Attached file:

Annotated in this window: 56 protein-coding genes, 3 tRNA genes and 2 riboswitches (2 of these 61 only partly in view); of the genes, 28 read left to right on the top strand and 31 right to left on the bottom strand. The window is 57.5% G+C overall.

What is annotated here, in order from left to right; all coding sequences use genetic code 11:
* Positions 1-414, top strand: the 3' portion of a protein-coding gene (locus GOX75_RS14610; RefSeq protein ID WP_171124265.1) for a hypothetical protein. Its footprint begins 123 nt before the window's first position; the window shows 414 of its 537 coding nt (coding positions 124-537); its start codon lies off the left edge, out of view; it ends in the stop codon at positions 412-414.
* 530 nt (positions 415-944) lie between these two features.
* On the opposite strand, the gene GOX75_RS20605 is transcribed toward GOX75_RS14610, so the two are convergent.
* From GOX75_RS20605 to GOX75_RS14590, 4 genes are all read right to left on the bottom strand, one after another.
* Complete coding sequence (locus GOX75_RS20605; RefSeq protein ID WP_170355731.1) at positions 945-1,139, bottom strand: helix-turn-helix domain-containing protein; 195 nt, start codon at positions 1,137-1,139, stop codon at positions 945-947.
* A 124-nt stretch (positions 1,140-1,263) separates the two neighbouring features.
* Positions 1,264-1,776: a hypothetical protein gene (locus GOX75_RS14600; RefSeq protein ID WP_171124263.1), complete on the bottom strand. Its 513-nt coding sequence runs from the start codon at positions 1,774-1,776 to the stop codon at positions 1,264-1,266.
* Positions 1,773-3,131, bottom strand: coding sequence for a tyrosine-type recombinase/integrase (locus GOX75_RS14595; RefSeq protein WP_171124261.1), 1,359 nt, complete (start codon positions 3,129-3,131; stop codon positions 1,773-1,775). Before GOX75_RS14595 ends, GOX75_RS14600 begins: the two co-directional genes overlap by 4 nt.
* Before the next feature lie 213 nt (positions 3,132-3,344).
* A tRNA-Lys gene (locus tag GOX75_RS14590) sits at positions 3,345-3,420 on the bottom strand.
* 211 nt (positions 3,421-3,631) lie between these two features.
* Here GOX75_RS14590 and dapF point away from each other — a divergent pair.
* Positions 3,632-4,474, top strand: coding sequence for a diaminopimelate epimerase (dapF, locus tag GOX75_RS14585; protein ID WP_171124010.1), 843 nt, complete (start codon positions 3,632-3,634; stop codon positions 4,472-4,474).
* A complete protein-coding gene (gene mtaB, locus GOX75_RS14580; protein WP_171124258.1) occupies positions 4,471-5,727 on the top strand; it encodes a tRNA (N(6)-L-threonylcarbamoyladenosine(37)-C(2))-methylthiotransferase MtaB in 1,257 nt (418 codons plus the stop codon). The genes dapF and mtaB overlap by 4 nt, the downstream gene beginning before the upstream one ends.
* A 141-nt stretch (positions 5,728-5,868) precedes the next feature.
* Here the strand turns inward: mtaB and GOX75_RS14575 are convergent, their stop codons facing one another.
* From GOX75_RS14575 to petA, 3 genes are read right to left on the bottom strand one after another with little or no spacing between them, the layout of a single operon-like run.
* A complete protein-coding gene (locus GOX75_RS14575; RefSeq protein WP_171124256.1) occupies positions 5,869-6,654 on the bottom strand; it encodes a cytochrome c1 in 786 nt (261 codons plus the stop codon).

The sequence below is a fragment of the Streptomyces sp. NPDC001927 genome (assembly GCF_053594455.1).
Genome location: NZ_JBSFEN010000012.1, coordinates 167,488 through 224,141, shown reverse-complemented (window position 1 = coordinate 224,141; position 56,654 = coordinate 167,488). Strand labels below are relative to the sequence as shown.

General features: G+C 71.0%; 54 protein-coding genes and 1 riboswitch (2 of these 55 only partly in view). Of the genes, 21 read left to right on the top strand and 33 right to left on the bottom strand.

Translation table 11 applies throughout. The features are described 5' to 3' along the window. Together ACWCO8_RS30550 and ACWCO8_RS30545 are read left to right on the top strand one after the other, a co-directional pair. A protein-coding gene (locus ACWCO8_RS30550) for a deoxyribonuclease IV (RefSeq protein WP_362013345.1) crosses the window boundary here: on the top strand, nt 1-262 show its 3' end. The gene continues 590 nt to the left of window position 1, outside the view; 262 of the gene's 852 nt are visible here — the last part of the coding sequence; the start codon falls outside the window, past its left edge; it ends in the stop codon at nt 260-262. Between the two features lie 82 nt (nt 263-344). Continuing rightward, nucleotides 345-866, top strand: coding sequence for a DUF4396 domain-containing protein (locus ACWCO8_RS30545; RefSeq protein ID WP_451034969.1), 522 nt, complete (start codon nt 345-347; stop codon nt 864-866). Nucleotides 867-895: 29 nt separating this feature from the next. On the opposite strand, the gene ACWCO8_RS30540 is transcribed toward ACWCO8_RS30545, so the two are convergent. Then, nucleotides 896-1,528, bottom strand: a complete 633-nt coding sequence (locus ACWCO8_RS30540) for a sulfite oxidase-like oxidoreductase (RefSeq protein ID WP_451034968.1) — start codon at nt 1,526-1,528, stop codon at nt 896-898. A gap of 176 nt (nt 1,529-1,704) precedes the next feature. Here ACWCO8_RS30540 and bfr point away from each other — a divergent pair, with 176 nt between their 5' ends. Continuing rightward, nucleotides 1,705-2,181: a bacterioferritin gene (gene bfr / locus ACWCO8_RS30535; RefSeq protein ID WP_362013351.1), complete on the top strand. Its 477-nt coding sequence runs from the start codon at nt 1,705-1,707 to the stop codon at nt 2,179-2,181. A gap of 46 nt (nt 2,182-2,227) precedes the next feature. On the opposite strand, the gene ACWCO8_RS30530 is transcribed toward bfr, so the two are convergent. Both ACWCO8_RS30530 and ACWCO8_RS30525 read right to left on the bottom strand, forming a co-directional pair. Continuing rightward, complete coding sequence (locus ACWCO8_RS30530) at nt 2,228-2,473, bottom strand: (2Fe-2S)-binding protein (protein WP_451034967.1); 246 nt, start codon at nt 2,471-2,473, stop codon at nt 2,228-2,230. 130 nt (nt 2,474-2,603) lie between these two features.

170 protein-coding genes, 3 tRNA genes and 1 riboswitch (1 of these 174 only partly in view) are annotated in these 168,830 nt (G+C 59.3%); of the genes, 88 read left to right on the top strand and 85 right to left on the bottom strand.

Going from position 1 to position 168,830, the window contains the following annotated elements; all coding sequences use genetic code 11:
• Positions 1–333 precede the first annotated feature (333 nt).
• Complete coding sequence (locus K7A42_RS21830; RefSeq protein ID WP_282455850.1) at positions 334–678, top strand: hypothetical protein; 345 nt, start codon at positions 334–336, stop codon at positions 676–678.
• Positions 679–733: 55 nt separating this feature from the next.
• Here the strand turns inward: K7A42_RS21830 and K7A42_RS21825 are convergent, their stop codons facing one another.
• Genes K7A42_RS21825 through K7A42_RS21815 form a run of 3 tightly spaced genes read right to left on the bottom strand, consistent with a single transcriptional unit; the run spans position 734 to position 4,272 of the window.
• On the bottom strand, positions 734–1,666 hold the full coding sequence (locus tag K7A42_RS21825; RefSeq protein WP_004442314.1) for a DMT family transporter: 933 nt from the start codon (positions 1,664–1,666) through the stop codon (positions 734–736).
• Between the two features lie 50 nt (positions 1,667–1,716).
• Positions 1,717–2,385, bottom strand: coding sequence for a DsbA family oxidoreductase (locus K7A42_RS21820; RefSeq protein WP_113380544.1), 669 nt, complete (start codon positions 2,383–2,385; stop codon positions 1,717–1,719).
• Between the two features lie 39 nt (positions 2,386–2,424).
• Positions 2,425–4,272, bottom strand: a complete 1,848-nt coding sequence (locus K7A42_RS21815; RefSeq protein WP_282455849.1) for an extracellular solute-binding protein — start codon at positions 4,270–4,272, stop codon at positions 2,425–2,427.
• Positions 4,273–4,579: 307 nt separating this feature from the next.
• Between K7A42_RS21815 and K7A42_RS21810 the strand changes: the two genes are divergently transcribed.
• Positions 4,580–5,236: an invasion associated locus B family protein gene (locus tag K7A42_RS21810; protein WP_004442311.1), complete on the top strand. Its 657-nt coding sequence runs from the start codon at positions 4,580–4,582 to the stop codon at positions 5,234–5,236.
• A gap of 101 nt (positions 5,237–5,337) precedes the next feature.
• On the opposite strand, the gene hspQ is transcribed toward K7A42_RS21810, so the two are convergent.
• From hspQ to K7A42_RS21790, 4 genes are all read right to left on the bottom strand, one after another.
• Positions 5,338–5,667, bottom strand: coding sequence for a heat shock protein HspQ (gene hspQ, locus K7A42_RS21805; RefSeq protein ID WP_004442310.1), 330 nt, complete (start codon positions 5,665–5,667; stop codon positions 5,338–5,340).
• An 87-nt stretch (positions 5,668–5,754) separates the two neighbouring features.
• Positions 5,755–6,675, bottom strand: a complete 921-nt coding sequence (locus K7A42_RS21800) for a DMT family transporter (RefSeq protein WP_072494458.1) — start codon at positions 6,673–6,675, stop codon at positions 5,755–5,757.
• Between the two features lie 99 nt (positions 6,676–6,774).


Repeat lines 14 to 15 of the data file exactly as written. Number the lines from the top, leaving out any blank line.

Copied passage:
* Here GOX75_RS14590 and dapF point away from each other — a divergent pair.
* Positions 3,632-4,474, top strand: coding sequence for a diaminopimelate epimerase (dapF, locus tag GOX75_RS14585; protein ID WP_171124010.1), 843 nt, complete (start codon positions 3,632-3,634; stop codon positions 4,472-4,474).